|Year : 2018 | Volume
| Issue : 2 | Page : 206-209
Epstein–Barr virus infection in adult patients with gastric cancer in Northeast of Iran
Sakineh Amoueian1, Armin Attaranzadeh1, Zeinab Gholamimoallem2, Masoud Sadeghi3, Seyed-Mehdi Hashemi4, Abolghasem Allahyari2
1 Department of Pathology, Imam Reza Hospital, Mashhad University of Medical Sciences, Mashhad, Iran
2 Department of Hematology and Medical Oncology, Mashhad University of Medical Sciences, Mashhad, Iran
3 Medical Biology Research Center, Kermanshah University of Medical Sciences, Kermanshah, Iran
4 Department of Hematology and Medical Oncology, Zahedan University of Medical Sciences, Zahedan, Iran
|Date of Web Publication||21-Mar-2018|
Dr. Abolghasem Allahyari
Department of Hematology and Medical Oncology, Mashhad University of Medical Sciences, Mashhad
Source of Support: None, Conflict of Interest: None
Background: Epstein–Barr virus (EBV) is a DNA virus from human herpes virus that associates with many of the human cancers including gastric cancer (GC). Aims: The aim of the present study was to report infection of EBV in adult patients with GC in Northeast of Iran and the correlation between a number of clinicopathology factors with EBV status. Materials and Methods: In a case–control study in 2016, 56 GC patients and 56 controls were selected for the analysis. All patients had gastric adenocarcinoma untreated patients with age >18 years. EBV status detected by the polymerase chain reaction method. Results: Out of 56 GC patients, 35 (62.5%) were EBV positivity and out of 56 controls 3 (5.4%) were EBV positivity (P < 0.001). There is not a significant correlation between the variables with the EBV status (P > 0.05). Furthermore, the progression-free survival rate for the patients with EBV negativity was 95.2% compared with 82.9% for EBV positivity (P = 0.174). Conclusions: This study reported a very high prevalence of EBV-associated GC in the Northeast of Iran compared with other areas of the World and showed a significant correlation between EBV infection and incidence of GC.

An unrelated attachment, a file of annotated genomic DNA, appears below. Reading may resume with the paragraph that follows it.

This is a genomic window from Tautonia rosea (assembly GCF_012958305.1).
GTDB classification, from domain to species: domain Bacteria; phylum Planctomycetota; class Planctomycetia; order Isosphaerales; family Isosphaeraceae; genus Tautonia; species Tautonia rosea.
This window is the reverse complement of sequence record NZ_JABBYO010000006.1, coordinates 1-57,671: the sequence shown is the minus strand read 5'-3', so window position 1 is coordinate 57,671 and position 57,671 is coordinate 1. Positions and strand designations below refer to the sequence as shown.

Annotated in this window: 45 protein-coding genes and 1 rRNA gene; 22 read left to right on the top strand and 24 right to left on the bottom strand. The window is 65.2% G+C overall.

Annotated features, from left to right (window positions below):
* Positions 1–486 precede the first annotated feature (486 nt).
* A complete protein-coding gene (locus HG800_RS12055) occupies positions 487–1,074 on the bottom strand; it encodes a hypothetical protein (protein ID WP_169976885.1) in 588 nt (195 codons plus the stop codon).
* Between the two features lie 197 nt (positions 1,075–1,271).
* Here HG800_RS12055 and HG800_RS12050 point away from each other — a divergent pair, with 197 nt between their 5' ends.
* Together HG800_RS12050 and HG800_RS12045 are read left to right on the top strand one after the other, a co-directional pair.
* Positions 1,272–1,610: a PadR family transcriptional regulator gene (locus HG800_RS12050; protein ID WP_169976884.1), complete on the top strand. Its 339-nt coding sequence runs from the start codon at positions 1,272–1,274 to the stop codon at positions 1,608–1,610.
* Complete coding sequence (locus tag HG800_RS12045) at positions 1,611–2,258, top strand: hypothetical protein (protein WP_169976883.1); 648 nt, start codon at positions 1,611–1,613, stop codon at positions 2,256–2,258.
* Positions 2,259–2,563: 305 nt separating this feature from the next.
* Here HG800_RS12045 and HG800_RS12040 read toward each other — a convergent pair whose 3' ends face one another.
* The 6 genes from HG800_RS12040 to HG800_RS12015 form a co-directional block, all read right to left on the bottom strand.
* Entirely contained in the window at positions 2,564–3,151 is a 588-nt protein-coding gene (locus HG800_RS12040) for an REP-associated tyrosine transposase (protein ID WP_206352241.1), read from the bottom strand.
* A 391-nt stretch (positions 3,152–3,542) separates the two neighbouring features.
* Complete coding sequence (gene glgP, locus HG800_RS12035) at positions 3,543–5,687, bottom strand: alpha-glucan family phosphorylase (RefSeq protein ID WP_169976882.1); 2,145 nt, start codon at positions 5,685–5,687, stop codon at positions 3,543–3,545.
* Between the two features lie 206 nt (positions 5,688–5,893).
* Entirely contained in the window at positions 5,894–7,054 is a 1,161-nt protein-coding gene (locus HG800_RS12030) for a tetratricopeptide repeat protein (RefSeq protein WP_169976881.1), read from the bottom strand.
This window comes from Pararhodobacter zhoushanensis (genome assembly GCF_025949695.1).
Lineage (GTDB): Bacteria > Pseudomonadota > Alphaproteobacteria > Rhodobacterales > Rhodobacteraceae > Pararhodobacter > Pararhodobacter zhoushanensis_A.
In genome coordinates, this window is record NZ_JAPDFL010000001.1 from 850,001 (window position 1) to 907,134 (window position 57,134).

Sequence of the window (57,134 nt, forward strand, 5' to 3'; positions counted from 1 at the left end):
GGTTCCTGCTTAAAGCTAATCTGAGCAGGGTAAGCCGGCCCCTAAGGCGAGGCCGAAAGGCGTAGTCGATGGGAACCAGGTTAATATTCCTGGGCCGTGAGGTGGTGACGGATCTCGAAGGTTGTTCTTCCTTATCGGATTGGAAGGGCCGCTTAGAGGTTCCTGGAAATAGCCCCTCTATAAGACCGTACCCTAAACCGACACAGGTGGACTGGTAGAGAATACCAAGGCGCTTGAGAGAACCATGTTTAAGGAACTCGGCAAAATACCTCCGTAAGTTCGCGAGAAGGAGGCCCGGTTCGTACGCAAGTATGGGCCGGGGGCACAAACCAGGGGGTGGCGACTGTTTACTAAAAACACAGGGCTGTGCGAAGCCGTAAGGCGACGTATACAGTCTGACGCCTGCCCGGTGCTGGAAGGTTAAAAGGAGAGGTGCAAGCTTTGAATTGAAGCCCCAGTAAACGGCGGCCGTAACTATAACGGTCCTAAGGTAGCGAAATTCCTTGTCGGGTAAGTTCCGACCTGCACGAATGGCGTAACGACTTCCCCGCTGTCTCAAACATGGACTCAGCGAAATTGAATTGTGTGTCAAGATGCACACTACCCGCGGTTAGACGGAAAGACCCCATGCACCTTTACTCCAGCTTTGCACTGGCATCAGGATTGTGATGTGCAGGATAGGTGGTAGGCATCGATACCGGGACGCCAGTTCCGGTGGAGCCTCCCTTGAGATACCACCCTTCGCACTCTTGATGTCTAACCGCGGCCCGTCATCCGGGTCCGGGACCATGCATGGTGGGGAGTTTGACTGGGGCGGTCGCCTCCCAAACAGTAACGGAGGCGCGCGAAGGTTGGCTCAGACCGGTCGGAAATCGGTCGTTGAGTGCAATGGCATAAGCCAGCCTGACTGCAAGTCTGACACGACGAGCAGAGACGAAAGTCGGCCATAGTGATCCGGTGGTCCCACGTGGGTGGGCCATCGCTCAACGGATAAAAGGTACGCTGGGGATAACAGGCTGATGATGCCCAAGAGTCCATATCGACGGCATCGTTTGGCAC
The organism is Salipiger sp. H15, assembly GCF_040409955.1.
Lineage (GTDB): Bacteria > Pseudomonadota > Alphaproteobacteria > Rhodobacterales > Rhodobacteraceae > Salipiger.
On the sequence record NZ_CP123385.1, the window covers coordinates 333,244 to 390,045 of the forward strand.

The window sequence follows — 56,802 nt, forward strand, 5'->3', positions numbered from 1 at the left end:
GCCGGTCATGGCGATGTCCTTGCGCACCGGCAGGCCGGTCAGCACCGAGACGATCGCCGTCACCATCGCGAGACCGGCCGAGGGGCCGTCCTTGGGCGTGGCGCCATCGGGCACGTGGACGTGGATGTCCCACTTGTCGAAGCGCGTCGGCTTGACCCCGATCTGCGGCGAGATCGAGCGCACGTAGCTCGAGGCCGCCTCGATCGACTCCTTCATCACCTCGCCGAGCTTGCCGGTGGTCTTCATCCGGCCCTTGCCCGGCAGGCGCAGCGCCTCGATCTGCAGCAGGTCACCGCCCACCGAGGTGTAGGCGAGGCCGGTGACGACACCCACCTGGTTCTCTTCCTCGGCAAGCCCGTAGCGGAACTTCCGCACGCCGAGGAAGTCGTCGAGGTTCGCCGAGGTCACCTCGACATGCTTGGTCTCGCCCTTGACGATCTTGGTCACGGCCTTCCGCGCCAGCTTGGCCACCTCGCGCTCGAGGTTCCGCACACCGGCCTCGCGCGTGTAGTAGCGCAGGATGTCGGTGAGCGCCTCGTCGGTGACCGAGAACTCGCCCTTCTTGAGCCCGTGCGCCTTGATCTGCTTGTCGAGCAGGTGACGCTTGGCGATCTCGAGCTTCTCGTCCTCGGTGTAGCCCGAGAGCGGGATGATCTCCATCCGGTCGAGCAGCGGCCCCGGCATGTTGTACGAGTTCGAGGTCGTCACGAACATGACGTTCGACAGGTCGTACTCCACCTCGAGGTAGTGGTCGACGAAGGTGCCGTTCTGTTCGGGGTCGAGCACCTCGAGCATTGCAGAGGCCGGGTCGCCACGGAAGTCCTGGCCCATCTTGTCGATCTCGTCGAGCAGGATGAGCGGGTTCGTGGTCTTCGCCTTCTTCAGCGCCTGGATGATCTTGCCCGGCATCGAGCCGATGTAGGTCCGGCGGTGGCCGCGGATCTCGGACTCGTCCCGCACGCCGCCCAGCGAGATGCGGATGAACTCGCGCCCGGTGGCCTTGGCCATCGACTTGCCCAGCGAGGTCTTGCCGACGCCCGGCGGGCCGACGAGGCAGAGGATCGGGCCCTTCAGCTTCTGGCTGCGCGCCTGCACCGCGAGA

Keywords: Epstein–Barr virus, gastric cancer, polymerase chain reaction, survival
|How to cite this article:|
Amoueian S, Attaranzadeh A, Gholamimoallem Z, Sadeghi M, Hashemi SM, Allahyari A. Epstein–Barr virus infection in adult patients with gastric cancer in Northeast of Iran. Indian J Med Paediatr Oncol 2018;39:206-9
|How to cite this URL:|
Amoueian S, Attaranzadeh A, Gholamimoallem Z, Sadeghi M, Hashemi SM, Allahyari A. Epstein–Barr virus infection in adult patients with gastric cancer in Northeast of Iran. Indian J Med Paediatr Oncol [serial online] 2018 [cited 2019 Dec 16];39:206-9. Available from: http://www.ijmpo.org/text.asp?2018/39/2/206/228091
| Introduction|| |